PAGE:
Mistaken Identity Costs Man 29 Years In Prisonhttp://news.yahoo.com/man-spent-2...aken-identity-case-142253022.html
This Man Spent 29 Years in Prison in a Mistaken Identity Case
It’s always a little weird when people say they’ve just seen your doppelgänger. Often, it’s a benign coincidence. For Michael McAlister, the coincidence turned ugly in 1986, when he was mistaken for a man who assaulted a 22-year-old woman in the laundry room of an apartment complex in Richmond, Virginia. During the attack, the victim was able to see part of the masked face of a tall blond man wearing a plaid shirt. She picked McAlister out of a police lineup and also identified him in court. McAllister, then a 29-year-old living with his mother, was convicted. He spent nearly three decades in prison.
For years, McAlister and a range of other people insisted that he was innocent. Even law enforcement authorities, including police detectives and the original prosecutor, agreed. Norman Bruce Derr, who resembles McAlister, eventually confessed to the 1986 attack in exchange for immunity from prosecution in the case, The Washington Post reports. Finally, on Wednesday, Virginia Gov. Terry McAuliffe pardoned McAlister.
McAlister’s criminal record—which included two drunken indecent exposure incidents—contributed to investigators’ decision to put him in the photo lineup, in which he was asked to wear a plaid shirt like that of the victim’s attacker. But McAlister was convicted mainly because of the victim’s misidentification—the only piece of evidence submitted at trial. Police affidavits later revealed that Derr was being trailed by law enforcement for attacking women—including a female undercover police officer—in Richmond apartment complex laundry rooms before McAlister’s conviction.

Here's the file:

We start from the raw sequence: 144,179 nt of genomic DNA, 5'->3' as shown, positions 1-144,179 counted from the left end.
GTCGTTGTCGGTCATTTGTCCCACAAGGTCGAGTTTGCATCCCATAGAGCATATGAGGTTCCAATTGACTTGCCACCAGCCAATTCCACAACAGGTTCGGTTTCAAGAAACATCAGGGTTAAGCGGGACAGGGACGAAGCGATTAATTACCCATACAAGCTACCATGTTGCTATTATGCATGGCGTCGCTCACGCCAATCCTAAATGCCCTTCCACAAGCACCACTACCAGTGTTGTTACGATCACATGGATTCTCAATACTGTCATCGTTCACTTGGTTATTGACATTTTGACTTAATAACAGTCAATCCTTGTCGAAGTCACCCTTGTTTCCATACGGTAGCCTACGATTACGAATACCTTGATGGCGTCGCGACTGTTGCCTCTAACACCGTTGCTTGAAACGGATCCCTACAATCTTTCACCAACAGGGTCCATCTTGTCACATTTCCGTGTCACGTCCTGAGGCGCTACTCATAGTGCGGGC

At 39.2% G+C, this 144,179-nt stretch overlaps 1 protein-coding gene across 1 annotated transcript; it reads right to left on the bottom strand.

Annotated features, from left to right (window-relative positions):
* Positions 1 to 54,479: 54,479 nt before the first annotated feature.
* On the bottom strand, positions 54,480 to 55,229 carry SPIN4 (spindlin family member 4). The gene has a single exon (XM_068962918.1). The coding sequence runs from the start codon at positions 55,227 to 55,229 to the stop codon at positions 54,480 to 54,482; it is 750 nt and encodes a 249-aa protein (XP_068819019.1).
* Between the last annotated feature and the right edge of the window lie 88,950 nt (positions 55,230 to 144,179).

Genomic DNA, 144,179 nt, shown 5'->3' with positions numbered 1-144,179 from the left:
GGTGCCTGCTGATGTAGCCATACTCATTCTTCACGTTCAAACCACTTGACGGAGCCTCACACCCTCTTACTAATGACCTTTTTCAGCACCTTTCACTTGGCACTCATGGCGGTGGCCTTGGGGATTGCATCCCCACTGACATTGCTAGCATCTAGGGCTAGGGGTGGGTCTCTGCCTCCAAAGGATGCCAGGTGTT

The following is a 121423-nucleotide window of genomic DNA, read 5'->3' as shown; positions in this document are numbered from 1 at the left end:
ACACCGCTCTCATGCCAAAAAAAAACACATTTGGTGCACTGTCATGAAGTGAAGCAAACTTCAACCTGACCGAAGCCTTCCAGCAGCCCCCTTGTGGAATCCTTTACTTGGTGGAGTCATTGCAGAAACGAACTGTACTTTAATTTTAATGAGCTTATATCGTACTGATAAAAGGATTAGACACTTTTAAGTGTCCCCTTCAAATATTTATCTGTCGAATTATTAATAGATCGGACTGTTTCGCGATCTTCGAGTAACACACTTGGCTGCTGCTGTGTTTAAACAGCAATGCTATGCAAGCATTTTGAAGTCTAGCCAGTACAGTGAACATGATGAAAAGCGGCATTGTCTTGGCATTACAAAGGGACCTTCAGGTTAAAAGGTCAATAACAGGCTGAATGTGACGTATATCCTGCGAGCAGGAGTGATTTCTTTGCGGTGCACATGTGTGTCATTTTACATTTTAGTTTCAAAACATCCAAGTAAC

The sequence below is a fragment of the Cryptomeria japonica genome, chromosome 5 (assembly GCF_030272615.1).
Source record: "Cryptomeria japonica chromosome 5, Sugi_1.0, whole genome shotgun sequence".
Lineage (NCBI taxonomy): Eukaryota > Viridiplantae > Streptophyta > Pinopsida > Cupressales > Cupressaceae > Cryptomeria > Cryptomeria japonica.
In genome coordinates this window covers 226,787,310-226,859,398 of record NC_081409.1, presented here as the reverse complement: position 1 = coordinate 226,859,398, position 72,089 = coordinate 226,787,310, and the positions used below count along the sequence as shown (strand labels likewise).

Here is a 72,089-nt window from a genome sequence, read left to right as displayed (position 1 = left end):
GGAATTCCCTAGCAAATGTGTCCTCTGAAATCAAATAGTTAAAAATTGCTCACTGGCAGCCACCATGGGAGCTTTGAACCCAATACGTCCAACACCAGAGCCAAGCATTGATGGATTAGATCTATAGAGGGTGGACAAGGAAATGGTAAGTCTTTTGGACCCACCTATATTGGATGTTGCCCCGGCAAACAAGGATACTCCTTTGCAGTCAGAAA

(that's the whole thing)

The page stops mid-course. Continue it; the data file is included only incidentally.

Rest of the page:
“Bureaucracy and haste were responsible for the fact that in the moment the cops failed to draw the obvious conclusions,” wrote Dahlia Lithwick of the wrongful conviction for Slate. Derr is serving five life sentences in Virginia for additional rape convictions.
Eyewitnesses incorrectly identify suspects more frequently than you might think. According to the Innocence Project, an exoneration advocacy group, this kind of evidentiary error is the greatest contributing factor to wrongful convictions in the U.S. Eyewitness misidentifications contribute to nearly 75 percent of convictions that are later overturned by DNA evidence. The stress and trauma experienced by victims can sometimes inhibit their ability to correctly identify an alleged perpetrator. Also, investigators preparing lineups or photo arrays can unintentionally sway an identification one way or another. For example, if the officer administering a lineup knows who the suspect is, he or she may offer subtle cues to the person making the identification that influence the outcome.
“The integrity of our justice system depends on the guarantee of a fair trial that is informed by all available evidence,” McAuliffe said in a statement issued after McAlister’s pardon. “Protecting that integrity requires quick action in the event that new evidence comes to light.”
Shortly after his release, McAlister hugged his mother and sister and said, “It’s a great day. It’s a wonderful day.”